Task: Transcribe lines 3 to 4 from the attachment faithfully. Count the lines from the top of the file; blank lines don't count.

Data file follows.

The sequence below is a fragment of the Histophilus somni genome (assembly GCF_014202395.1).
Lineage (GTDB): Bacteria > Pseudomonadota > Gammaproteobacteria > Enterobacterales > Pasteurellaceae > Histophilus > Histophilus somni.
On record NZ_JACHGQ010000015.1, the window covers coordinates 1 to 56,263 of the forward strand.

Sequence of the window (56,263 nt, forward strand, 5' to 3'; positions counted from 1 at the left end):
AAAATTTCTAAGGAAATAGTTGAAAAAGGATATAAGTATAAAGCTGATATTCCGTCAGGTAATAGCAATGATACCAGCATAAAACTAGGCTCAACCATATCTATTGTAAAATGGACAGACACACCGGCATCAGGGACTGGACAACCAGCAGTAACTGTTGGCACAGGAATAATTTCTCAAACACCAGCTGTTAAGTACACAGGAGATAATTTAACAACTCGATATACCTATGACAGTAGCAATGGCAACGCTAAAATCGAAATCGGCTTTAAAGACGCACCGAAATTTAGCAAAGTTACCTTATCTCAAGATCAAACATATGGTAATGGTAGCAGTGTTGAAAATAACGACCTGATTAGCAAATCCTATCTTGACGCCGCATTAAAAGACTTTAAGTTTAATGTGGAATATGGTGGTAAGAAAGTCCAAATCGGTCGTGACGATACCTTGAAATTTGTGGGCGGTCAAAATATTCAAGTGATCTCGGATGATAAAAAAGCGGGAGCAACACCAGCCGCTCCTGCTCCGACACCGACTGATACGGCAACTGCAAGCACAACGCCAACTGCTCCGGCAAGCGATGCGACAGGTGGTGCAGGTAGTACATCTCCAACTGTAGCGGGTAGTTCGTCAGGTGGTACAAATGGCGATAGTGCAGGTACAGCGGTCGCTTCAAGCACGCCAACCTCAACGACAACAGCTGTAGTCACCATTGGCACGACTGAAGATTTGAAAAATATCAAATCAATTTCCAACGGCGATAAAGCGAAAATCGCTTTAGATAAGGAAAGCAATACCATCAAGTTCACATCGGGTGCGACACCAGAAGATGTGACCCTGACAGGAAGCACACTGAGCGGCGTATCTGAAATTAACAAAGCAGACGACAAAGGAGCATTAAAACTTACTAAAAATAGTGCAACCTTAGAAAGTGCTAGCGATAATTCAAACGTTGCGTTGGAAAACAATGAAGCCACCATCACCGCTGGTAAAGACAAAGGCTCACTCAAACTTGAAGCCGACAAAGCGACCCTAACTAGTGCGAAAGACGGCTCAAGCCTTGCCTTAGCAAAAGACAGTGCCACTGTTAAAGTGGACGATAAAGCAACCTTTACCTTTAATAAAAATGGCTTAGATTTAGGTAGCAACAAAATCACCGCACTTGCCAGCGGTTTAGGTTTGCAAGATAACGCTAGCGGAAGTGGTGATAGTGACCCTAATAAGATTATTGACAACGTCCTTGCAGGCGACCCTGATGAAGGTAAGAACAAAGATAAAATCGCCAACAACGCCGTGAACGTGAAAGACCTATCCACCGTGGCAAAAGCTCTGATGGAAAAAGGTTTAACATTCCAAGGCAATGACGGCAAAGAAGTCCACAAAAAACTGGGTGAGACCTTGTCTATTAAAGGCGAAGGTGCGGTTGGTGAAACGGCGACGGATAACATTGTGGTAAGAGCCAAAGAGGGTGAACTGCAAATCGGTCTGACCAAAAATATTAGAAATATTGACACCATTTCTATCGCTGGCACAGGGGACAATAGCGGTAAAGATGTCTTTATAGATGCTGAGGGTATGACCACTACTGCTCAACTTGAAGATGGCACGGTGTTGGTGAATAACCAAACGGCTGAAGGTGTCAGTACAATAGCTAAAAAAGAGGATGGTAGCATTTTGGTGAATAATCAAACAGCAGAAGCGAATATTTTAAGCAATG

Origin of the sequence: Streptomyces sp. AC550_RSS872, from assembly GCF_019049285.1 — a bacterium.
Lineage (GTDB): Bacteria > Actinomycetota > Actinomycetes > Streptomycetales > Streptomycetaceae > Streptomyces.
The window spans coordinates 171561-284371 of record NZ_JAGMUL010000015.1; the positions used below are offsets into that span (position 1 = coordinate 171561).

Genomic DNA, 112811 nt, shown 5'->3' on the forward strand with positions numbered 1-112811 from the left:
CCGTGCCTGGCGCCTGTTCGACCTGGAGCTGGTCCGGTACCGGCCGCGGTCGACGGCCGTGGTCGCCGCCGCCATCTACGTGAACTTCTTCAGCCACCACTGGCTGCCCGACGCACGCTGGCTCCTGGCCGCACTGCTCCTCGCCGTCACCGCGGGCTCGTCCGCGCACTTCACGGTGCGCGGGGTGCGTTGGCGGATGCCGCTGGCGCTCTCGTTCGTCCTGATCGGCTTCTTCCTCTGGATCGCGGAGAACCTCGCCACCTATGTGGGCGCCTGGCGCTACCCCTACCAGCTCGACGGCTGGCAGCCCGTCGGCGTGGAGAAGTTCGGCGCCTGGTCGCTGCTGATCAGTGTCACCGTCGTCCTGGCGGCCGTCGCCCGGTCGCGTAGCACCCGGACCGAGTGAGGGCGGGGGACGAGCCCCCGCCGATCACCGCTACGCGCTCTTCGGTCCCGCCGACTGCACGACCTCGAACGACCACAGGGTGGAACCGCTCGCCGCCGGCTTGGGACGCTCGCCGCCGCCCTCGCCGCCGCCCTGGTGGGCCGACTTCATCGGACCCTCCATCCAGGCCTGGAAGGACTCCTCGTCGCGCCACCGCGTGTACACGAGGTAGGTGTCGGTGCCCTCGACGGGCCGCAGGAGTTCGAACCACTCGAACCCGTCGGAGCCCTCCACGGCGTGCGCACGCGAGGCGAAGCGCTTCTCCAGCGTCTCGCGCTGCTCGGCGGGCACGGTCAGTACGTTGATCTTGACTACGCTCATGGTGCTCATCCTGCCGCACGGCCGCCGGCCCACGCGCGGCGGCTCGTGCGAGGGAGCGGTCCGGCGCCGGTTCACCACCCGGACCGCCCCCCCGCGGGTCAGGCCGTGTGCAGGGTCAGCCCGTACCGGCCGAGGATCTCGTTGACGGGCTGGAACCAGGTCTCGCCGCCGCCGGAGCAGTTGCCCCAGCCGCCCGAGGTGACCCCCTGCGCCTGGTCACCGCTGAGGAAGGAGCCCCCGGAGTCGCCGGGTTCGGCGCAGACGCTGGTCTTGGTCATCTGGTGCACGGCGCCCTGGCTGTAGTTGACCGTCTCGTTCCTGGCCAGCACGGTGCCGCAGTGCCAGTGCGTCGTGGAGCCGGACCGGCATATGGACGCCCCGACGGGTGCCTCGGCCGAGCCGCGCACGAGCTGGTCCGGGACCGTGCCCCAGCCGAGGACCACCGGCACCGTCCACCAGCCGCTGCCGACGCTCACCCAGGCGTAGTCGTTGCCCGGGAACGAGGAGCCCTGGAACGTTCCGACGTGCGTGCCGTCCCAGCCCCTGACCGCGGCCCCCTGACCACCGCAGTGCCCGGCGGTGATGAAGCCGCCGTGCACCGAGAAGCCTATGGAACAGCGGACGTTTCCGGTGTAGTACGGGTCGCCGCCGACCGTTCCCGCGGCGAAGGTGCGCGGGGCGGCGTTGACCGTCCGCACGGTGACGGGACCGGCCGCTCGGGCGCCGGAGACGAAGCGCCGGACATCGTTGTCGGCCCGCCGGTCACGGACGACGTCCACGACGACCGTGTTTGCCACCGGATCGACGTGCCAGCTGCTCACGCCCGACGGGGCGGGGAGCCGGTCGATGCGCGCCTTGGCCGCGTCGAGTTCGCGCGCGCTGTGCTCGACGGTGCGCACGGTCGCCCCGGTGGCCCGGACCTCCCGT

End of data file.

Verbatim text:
On record NZ_JACHGQ010000015.1, the window covers coordinates 1 to 56,263 of the forward strand.

Sequence of the window (56,263 nt, forward strand, 5' to 3'; positions counted from 1 at the left end):